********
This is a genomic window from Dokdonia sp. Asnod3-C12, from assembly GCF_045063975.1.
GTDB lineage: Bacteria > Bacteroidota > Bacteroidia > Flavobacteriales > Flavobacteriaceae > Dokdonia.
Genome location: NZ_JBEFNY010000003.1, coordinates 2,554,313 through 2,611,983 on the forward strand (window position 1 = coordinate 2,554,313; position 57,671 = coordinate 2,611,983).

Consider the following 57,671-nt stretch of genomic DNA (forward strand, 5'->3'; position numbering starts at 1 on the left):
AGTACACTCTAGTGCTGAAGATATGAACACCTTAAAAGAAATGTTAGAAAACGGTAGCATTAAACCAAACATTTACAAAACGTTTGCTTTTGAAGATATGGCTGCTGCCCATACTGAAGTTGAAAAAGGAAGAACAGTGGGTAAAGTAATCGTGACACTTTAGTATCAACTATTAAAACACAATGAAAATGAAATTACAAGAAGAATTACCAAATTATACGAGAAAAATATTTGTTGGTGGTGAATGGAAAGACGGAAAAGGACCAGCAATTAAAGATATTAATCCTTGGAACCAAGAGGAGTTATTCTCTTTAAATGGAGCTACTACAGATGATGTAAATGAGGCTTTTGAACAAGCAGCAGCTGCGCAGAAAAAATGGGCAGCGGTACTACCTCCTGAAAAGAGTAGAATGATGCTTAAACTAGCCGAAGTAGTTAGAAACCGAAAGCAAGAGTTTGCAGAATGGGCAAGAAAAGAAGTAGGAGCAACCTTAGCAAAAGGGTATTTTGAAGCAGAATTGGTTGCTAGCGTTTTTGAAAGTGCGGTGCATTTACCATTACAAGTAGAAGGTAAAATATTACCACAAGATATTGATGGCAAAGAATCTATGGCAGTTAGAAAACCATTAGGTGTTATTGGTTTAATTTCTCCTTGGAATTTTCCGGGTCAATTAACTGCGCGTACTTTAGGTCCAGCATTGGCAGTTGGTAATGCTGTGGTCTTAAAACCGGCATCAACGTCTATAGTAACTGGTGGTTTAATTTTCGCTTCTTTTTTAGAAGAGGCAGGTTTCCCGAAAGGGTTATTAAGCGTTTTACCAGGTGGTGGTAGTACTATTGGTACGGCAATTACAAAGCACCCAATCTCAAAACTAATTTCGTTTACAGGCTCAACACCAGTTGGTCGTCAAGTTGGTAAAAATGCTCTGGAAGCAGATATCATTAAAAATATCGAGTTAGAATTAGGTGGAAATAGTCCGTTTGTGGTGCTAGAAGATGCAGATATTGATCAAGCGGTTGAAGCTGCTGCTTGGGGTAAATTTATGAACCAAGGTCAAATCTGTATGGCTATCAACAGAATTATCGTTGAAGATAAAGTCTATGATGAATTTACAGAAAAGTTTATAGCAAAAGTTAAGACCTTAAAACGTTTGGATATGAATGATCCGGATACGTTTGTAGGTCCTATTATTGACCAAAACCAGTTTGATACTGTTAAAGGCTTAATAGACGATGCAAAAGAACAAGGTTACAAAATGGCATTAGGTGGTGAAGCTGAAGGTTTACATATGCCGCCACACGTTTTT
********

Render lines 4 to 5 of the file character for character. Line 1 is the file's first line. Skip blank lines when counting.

Consider the following 57,671-nt stretch of genomic DNA (forward strand, 5'->3'; position numbering starts at 1 on the left):
AGTACACTCTAGTGCTGAAGATATGAACACCTTAAAAGAAATGTTAGAAAACGGTAGCATTAAACCAAACATTTACAAAACGTTTGCTTTTGAAGATATGGCTGCTGCCCATACTGAAGTTGAAAAAGGAAGAACAGTGGGTAAAGTAATCGTGACACTTTAGTATCAACTATTAAAACACAATGAAAATGAAATTACAAGAAGAATTACCAAATTATACGAGAAAAATATTTGTTGGTGGTGAATGGAAAGACGGAAAAGGACCAGCAATTAAAGATATTAATCCTTGGAACCAAGAGGAGTTATTCTCTTTAAATGGAGCTACTACAGATGATGTAAATGAGGCTTTTGAACAAGCAGCAGCTGCGCAGAAAAAATGGGCAGCGGTACTACCTCCTGAAAAGAGTAGAATGATGCTTAAACTAGCCGAAGTAGTTAGAAACCGAAAGCAAGAGTTTGCAGAATGGGCAAGAAAAGAAGTAGGAGCAACCTTAGCAAAAGGGTATTTTGAAGCAGAATTGGTTGCTAGCGTTTTTGAAAGTGCGGTGCATTTACCATTACAAGTAGAAGGTAAAATATTACCACAAGATATTGATGGCAAAGAATCTATGGCAGTTAGAAAACCATTAGGTGTTATTGGTTTAATTTCTCCTTGGAATTTTCCGGGTCAATTAACTGCGCGTACTTTAGGTCCAGCATTGGCAGTTGGTAATGCTGTGGTCTTAAAACCGGCATCAACGTCTATAGTAACTGGTGGTTTAATTTTCGCTTCTTTTTTAGAAGAGGCAGGTTTCCCGAAAGGGTTATTAAGCGTTTTACCAGGTGGTGGTAGTACTATTGGTACGGCAATTACAAAGCACCCAATCTCAAAACTAATTTCGTTTACAGGCTCAACACCAGTTGGTCGTCAAGTTGGTAAAAATGCTCTGGAAGCAGATATCATTAAAAATATCGAGTTAGAATTAGGTGGAAATAGTCCGTTTGTGGTGCTAGAAGATGCAGATATTGATCAAGCGGTTGAAGCTGCTGCTTGGGGTAAATTTATGAACCAAGGTCAAATCTGTATGGCTATCAACAGAATTATCGTTGAAGATAAAGTCTATGATGAATTTACAGAAAAGTTTATAGCAAAAGTTAAGACCTTAAAACGTTTGGATATGAATGATCCGGATACGTTTGTAGGTCCTATTATTGACCAAAACCAGTTTGATACTGTTAAAGGCTTAATAGACGATGCAAAAGAACAAGGTTACAAAATGGCATTAGGTGGTGAAGCTGAAGGTTTACATATGCCGCCACACGTTTTT